After Benton, Crean and I finished spending a few minutes in the park we headed out to one of my favorite spots near Fort Peck. It is a high, small butte the provides a wonderful overlook to what used to be a strong north bend in the Missouri River through a rather narrow gap in the hills, but now is the main part of Fort Peck Lake. On our way out of town we found a roadkill beaver that a couple of Turkey Vultures were feeding on and we got to watch them soar around us for a while.
Further out on this ridge are a series of sandstone breaks and short cliffs where the Prairie Falcons and occasional eagle or hawk nest. I also helped build an small alcove in one of the cliffs as an artificial nest site for prairie falcons many years ago when I worked for the Charles M. Russel National Wildlife Refuge. The most wonderful thing is that this hole in the sandstone that we carved out with portable drills and hammers and chisels has been used pretty heavily by Prairie Falcons over the years. I will remember to bring my short lens next time and get some photos. I also found my first swallowtail butterfly of the year flying along the ridge top.
We had a great morning hiking around on the rocks with the Sprague's Pipits singing above and the Rock Wrens making a ruckus in the rocks. There was a pair of Prairie Falcons at the natural nest site and I hope they take residence there this year. Benton was finding dinosaur bones everywhere including a rather recent Coyote scat. I figured it was a Bushy-tailed Woodrat, but you never know. Crean and Addie were just happy to be out and about and they both had a wide grin on their faces. Later we climbed to the top of the butte and had a snack. I had packed some water and a package of local made jerky to the top and we looked out over the lake and brush filled drainages and had a few slices of jerky - or as Crean later stated "We had turkey on the mountain."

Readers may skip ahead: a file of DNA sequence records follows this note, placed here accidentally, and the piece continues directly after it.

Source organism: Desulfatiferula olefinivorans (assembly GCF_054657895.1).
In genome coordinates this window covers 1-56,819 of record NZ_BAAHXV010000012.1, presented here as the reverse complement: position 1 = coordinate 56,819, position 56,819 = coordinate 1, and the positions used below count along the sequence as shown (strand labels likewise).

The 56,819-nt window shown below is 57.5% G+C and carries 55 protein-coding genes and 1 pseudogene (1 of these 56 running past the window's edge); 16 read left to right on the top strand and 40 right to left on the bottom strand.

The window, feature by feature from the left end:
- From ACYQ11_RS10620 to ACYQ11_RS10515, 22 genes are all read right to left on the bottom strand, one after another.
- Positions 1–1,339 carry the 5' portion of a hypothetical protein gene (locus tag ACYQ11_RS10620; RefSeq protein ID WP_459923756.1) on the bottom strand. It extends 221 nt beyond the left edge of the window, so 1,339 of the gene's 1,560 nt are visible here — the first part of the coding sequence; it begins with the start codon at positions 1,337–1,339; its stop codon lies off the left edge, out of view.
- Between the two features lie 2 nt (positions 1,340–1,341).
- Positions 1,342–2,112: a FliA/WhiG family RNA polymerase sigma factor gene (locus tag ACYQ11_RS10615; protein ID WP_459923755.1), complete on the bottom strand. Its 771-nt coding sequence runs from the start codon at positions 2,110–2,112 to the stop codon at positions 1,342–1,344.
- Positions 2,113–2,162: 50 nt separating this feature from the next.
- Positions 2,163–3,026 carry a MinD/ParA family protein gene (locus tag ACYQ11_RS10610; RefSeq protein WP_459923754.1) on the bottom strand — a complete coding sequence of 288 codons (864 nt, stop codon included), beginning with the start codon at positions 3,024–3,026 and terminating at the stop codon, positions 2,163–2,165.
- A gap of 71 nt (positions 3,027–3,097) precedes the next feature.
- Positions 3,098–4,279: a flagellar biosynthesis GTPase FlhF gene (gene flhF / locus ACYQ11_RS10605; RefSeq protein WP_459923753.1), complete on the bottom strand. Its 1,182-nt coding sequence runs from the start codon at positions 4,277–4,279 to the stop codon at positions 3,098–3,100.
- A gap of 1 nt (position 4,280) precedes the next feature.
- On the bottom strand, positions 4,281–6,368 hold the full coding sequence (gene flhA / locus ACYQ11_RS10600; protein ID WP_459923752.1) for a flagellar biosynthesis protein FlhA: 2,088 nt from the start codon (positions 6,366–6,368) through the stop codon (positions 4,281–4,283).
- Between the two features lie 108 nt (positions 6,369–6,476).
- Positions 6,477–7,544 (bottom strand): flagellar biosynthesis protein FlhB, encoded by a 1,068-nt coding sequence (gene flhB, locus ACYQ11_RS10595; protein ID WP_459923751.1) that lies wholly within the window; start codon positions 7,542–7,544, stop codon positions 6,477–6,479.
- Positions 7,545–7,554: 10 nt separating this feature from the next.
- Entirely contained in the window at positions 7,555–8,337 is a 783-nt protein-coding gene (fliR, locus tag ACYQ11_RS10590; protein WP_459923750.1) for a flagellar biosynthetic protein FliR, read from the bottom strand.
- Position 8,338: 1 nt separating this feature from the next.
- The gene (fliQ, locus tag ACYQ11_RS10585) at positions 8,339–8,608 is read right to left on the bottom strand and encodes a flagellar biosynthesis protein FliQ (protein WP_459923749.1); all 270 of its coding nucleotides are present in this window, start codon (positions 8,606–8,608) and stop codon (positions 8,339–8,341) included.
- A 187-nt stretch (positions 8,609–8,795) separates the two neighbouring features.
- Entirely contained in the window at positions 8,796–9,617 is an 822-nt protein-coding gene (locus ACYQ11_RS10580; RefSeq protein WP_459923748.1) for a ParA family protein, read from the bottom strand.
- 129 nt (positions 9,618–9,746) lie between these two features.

On the way home we stopped by a large concrete building where a small locomotive used to raise and lower the spillway gates is stored because the boys always like looking at the train. The building is surrounded by a few hardy trees and as we were looking in the window a Yellow-bellied Sapsucker flew out in front of us.
This was a bird I had not observed in Montana before and it was a nice find thanks to the boys insistence that we stop to look at the train. That was immediately followed by Crean's rather traumatic observation of a snake which he insisted was a rattlesnake. I couldn't find any snake at all so I told him he must have scared the snake as much as the snake scared him. He still insisted it was time to leave so we headed home for a nap after a wonderful day in the field with my two favorite students!